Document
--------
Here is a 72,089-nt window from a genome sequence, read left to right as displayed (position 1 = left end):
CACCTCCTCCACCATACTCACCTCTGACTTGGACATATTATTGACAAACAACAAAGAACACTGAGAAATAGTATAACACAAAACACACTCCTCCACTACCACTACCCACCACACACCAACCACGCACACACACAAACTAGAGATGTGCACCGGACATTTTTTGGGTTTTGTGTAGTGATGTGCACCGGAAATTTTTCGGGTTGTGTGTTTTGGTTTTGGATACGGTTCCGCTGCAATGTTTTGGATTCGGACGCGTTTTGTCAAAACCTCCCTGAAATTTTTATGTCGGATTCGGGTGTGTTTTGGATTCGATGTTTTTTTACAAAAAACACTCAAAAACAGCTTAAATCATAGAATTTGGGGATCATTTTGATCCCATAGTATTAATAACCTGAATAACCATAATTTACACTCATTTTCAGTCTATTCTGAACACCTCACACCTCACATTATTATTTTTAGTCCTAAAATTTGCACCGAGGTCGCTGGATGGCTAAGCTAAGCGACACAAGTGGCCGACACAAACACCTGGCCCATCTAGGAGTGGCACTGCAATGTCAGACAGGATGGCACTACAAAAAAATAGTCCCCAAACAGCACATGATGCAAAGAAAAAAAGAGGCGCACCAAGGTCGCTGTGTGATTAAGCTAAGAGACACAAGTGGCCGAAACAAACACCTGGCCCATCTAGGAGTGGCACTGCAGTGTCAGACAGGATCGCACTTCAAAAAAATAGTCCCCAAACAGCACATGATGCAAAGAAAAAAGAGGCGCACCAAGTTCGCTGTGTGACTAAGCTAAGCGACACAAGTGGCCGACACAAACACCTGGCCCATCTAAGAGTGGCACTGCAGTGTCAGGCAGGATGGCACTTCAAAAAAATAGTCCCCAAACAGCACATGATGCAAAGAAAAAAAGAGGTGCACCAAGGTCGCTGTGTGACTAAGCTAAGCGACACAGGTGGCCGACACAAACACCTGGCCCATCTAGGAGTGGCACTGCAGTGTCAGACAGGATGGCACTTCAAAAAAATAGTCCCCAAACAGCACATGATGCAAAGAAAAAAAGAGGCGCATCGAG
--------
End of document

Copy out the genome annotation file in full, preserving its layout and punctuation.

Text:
Here is a 72,089-nt window from a genome sequence, read left to right as displayed (position 1 = left end):
CACCTCCTCCACCATACTCACCTCTGACTTGGACATATTATTGACAAACAACAAAGAACACTGAGAAATAGTATAACACAAAACACACTCCTCCACTACCACTACCCACCACACACCAACCACGCACACACACAAACTAGAGATGTGCACCGGACATTTTTTGGGTTTTGTGTAGTGATGTGCACCGGAAATTTTTCGGGTTGTGTGTTTTGGTTTTGGATACGGTTCCGCTGCAATGTTTTGGATTCGGACGCGTTTTGTCAAAACCTCCCTGAAATTTTTATGTCGGATTCGGGTGTGTTTTGGATTCGATGTTTTTTTACAAAAAACACTCAAAAACAGCTTAAATCATAGAATTTGGGGATCATTTTGATCCCATAGTATTAATAACCTGAATAACCATAATTTACACTCATTTTCAGTCTATTCTGAACACCTCACACCTCACATTATTATTTTTAGTCCTAAAATTTGCACCGAGGTCGCTGGATGGCTAAGCTAAGCGACACAAGTGGCCGACACAAACACCTGGCCCATCTAGGAGTGGCACTGCAATGTCAGACAGGATGGCACTACAAAAAAATAGTCCCCAAACAGCACATGATGCAAAGAAAAAAAGAGGCGCACCAAGGTCGCTGTGTGATTAAGCTAAGAGACACAAGTGGCCGAAACAAACACCTGGCCCATCTAGGAGTGGCACTGCAGTGTCAGACAGGATCGCACTTCAAAAAAATAGTCCCCAAACAGCACATGATGCAAAGAAAAAAGAGGCGCACCAAGTTCGCTGTGTGACTAAGCTAAGCGACACAAGTGGCCGACACAAACACCTGGCCCATCTAAGAGTGGCACTGCAGTGTCAGGCAGGATGGCACTTCAAAAAAATAGTCCCCAAACAGCACATGATGCAAAGAAAAAAAGAGGTGCACCAAGGTCGCTGTGTGACTAAGCTAAGCGACACAGGTGGCCGACACAAACACCTGGCCCATCTAGGAGTGGCACTGCAGTGTCAGACAGGATGGCACTTCAAAAAAATAGTCCCCAAACAGCACATGATGCAAAGAAAAAAAGAGGCGCATCGAG